LEASBURG, Mo. — The ruby-throated hummingbird flitted past the wildflowers at Onondaga Cave State Park toward the feeder full of sugar water, and into a trap.
It was the first specimen of the day for Lanny Chambers. He pulled the hummingbird out of the netting, put it into a mesh bag, and then examined the adult female under lamp light. This hummingbird came in at 3.4 grams, about the weight of a penny. Around one of its legs, he fastened a metal ring engraved with an identification number: M41841.
Chambers belongs to a small group of citizen-scientists across the continent who study hummingbirds — a job that is both laborious and essential as scientists seek to learn more about the migratory bird’s role as a pollinator in an era of climate change.
“I don’t know of anyone else in the state who’s done more research on hummingbirds than Lanny,” said Sarah Kendrick, Missouri’s state ornithologist.
Chambers, 72, a retired graphic designer from Fenton, said he bands about 400 per year. The vast majority are ruby-throated hummingbirds (Archilochus colubris), the only species known to nest in Missouri.
Because hummingbirds are protected by the Migratory Bird Treaty Act, banding them requires a license from the U.S. Geological Survey’s Bird Banding Laboratory. And Chambers is one of 110 people in the United States permitted to, said Bruce Peterjohn, chief of the Bird Banding Laboratory. He said another 24 licensees live in Canada.
Ruby-throated hummingbirds, common across the eastern United States, generally winter in Central America before migrating and nesting in North America in the spring.
“We hope that if we band enough birds, we’ll catch each other’s birds and learn more about their migration travels,” Chambers said. “We can make generalizations, but we have precious little data. Hummingbirds are way too small to carry radios.”
Chambers and his wife, Linda, first became interested in the quarrelsome birds during a trip to Colorado in the 1980s.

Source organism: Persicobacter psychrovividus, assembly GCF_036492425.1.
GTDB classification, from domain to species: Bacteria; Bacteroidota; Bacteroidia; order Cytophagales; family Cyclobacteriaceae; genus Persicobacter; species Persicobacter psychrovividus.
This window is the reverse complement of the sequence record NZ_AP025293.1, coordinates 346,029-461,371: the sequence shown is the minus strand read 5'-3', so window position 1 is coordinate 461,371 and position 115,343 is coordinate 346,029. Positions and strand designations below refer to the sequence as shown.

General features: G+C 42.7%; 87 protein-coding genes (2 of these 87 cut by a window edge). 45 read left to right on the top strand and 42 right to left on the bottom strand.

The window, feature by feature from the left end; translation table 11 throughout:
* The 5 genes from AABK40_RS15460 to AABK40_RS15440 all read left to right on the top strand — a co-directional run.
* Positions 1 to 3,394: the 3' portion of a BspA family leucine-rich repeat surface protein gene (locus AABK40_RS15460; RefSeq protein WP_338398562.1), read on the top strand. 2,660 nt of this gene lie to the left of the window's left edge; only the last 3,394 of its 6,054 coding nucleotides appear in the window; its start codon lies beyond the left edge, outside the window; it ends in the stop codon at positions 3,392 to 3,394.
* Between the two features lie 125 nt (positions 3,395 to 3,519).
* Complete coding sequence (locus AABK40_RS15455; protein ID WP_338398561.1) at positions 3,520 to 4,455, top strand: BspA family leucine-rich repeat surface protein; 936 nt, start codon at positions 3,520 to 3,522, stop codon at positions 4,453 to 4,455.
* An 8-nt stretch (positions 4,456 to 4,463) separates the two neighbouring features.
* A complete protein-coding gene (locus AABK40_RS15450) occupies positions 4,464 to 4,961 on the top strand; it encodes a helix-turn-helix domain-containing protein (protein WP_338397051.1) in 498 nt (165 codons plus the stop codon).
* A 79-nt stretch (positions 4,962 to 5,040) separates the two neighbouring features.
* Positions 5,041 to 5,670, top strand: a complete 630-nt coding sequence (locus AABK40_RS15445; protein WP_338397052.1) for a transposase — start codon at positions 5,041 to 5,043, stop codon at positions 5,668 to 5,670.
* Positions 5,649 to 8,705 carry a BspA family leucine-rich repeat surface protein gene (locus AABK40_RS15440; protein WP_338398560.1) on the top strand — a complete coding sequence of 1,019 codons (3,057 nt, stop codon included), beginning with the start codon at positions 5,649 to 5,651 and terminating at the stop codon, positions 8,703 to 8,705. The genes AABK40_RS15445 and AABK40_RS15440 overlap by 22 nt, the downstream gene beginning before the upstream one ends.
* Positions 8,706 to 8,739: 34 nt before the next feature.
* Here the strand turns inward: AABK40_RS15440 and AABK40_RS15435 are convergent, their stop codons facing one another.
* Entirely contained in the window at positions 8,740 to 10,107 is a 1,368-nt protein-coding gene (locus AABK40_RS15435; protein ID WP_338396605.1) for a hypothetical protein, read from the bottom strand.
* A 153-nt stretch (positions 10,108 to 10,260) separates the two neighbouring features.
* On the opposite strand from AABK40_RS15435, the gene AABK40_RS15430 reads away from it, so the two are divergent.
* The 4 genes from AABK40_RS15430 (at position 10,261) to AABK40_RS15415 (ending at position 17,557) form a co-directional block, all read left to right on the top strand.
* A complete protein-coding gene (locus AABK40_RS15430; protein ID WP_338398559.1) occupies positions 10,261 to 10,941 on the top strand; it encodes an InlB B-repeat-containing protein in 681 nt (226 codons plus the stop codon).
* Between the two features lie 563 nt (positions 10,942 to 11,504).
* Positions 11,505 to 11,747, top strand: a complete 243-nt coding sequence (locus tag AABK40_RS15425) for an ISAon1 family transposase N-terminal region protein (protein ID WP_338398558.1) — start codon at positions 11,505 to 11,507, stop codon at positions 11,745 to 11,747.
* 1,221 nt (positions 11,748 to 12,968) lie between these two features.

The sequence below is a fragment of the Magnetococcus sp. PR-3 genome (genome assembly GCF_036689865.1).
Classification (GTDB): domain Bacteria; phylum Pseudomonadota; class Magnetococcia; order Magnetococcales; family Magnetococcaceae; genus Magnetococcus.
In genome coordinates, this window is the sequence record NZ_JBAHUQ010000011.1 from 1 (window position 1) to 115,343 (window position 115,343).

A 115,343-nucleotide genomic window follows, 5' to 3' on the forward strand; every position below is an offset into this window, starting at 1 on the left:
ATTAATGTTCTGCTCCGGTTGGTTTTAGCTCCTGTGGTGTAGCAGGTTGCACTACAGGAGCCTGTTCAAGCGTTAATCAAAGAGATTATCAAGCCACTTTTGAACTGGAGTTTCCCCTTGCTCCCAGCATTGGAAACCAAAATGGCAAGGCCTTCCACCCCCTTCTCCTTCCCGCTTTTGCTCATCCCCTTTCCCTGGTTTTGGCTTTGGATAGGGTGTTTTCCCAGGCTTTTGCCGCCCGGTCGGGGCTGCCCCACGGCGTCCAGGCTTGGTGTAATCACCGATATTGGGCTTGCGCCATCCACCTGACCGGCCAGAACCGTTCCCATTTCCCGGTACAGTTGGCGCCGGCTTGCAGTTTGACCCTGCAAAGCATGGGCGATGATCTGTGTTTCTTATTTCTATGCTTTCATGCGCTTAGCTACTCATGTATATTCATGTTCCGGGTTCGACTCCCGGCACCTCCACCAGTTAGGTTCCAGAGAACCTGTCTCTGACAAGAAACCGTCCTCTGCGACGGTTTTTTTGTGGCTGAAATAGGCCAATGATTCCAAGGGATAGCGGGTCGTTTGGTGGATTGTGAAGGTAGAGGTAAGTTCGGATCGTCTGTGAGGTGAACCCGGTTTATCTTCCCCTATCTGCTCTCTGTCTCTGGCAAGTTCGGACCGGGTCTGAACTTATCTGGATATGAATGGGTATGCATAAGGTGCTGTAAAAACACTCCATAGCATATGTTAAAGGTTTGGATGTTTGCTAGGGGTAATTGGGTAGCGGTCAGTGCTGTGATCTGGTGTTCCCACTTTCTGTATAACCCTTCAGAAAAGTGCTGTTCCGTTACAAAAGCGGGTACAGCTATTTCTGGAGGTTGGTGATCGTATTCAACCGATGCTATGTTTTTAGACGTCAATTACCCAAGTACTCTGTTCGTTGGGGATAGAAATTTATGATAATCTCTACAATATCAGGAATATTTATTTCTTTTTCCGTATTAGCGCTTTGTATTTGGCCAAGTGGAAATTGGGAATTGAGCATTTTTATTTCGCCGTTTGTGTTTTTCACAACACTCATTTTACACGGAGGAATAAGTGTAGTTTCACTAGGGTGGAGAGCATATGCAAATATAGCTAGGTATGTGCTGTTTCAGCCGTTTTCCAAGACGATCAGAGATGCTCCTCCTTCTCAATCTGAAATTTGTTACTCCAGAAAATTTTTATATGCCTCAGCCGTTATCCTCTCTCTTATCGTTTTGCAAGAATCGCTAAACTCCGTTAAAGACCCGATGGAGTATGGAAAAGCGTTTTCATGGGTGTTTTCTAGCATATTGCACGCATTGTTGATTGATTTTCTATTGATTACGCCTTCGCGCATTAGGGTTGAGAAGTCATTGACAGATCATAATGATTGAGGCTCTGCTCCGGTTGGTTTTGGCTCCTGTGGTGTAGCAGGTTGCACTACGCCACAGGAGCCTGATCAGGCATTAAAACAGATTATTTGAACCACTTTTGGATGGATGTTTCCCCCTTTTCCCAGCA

“They’re relatively fearless,” he said. “They know they can out-fly just about anything else. They’re not fast, but they’re so maneuverable they’re very hard to catch.
“And they’re beautiful. Their iridescent feathers catch people’s eyes.”
Threats to the birds
Chambers has maintained Hummingbirds.net since 1995; until recently, on the site, he plotted the visitor-submitted location and dates of first spring hummingbird sightings.
A 2013 study published in The Auk, the Journal of The American Ornithologists’ Union, suggests climate change could affect the relationship between hummingbirds and the plants they pollinate. The study uses data collected on Chambers’ site and from the group Journey North.
The study found ruby-throated hummingbirds were arriving in North America about 15 days earlier than they had historically, possibly because of higher temperatures in their winter homes.
The fear generated by climate change is that hummingbirds will arrive before a plant blooms, or after it is done blooming.
“It means the birds won’t have the food supply that they’ve come to depend on,” Chambers said of the latter scenario, “and for the plants, it means that they won’t get pollinated before they stop blooming. So it’s not good for anybody.”
He noted the birds and plants had “co-evolved over millennia.”
The Audubon Society, dedicated to the protection of birds, cites the 2013 study and a separate 2012 study as indicators of climate change effects.
“The degree to which hummingbirds are able to adapt to accommodate these changes is poorly understood,” the group says on its website, calling for more research.
On Saturday, the capture of the adult female shortly after 10 a.m. delighted a crowd of about 20 people who hovered around Chambers as he measured the bird. Missouri State Parks hosted and advertised the event.
Chambers placed the bird in 9-year-old Brayden Bostick’s flat palm. It stayed still for several seconds. Then, it was off.
Chambers asked Brayden if he felt the bird buzzing in his hand. That was its heartbeat, Chambers said.
“I was actually kind of freaked out,” said Brayden, of Leasburg. “It scared me.”
Chambers said Labor Day weekend was peak migration season for the species, and he suspected Saturday that recent rains signaled to the birds that they should leave.
It was one explanation for a slow day catching hummingbirds. Chambers caught two more Saturday morning at Onondaga: an immature male, and an immature female.
The immature male was 3.6 grams, which the couple considered heavy.
Chambers said the bird likely had been filling up on bugs to prepare for its flight south.
According to the Missouri Department of Conservation, hummingbirds can lose up to half of their body weight during the trip.